Aboriginal Australians family history

Aboriginal and Torres Strait Islander visitors are kindly advised that this website includes images, sounds and names of people who have passed.

All users should be aware that some topics or historical content may be culturally sensitive, offensive or distressing, and that some images may contain nudity or are of people not yet identified. Certain words, terms or descriptions may reflect the author's/creator's attitude or that of the period in which they were written, but are now considered inappropriate in today's context.

Key to library resources

Access anywhere with a library card In the Library (or anywhere with a Library card for NSW residents)
Available to access in the library Only in the Library
Publicly available online Publicly available

What are the Tindale genealogies?

What are the Tindale genealogies?

On the joint Harvard-Adelaide Universities’ Anthropological Expedition of 1938-39 Norman Tindale and his colleague Professor Joseph Birdsell undertook what has been called one of the greatest systematic genealogical surveys conducted on any indigenous population anywhere in the world.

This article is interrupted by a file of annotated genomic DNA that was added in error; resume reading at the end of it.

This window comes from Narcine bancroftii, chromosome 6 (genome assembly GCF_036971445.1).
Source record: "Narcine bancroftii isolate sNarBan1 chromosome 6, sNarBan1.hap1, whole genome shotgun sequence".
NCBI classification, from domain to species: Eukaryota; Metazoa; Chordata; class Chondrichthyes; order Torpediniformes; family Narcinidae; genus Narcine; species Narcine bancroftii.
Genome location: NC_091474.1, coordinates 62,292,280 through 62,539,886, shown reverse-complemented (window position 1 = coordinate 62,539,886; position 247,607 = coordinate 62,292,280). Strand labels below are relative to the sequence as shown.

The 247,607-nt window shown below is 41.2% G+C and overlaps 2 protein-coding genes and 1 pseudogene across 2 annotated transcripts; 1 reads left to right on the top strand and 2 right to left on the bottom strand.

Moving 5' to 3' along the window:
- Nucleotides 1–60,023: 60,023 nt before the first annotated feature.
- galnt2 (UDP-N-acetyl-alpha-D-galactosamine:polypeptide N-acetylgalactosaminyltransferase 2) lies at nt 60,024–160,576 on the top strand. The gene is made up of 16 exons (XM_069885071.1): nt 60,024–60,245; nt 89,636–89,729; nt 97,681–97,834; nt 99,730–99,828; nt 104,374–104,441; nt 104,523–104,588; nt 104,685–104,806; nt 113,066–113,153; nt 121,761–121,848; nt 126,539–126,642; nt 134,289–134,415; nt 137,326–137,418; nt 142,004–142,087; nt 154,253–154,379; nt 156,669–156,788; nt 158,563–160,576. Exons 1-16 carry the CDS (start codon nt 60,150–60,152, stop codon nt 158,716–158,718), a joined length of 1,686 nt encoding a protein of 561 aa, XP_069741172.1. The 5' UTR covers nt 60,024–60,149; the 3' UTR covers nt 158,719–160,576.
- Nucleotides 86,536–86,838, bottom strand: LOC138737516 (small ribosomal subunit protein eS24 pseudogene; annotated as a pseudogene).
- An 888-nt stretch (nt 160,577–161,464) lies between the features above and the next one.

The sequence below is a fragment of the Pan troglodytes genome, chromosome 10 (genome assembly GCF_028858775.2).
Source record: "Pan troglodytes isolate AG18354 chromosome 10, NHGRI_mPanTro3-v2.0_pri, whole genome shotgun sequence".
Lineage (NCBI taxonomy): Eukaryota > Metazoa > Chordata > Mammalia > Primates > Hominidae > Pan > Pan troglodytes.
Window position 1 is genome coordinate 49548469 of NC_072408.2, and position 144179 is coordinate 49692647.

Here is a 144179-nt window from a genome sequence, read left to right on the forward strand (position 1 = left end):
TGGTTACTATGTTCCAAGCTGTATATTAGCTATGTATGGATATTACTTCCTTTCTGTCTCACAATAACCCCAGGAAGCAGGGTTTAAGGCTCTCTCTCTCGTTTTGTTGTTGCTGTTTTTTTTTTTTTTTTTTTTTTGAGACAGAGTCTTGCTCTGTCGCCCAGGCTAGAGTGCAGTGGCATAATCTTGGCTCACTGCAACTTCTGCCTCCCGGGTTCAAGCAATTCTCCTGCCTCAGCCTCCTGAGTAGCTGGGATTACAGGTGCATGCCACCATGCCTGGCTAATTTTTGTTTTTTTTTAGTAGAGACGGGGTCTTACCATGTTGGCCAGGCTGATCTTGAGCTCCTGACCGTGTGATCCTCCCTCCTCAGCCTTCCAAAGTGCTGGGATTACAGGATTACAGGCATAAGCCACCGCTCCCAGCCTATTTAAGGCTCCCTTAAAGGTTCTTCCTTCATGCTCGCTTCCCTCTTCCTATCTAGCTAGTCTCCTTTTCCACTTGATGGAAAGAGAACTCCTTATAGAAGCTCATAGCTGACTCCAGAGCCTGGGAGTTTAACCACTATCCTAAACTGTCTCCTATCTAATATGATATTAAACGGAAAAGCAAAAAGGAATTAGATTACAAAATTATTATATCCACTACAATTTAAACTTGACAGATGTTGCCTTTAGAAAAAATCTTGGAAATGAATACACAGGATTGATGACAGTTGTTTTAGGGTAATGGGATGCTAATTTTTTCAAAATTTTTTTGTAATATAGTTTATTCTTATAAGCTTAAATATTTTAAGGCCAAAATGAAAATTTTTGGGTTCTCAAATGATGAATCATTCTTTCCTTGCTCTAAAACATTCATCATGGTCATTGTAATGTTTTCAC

Tindale, Birdsell and their colleagues “measured” and photographed some 2400 “full and mixed blood” peoples from Queensland, New South Wales, Victoria, South Australia and southern Western Australia. The names of 50,000 Aborigines were recorded in a dozen volumes of genealogical charts tracing back to the 1860s and 1870s. Subsequent expeditions in the 1950s and 1960s collected data on 5000 more people.

The New South Wales component of the Tindale genealogies includes charts and photographs from nine communities, mostly collected through 1938. These include Boggabilla, Brewarrina, Cummeragunga, Kempsey, Menindee, Pilliga, Walgett, Wallaga Lake and Woodenbong.

View Tindale's 'Aboriginal tribes of Australia' map.

References
Tindale Genealogies, viewed 9 January 2013 <http://www.aiatsis.gov.au/fhu/tindale.html>

Who can view the Tindale Genealogies?

In the interests of privacy and respect for the communities mentioned in the genealogies, the State Library of NSW has agreed to a restricted access policy, as required by the South Australian Museum. Only direct descendants or those with written approval from communities or families can view the genealogies.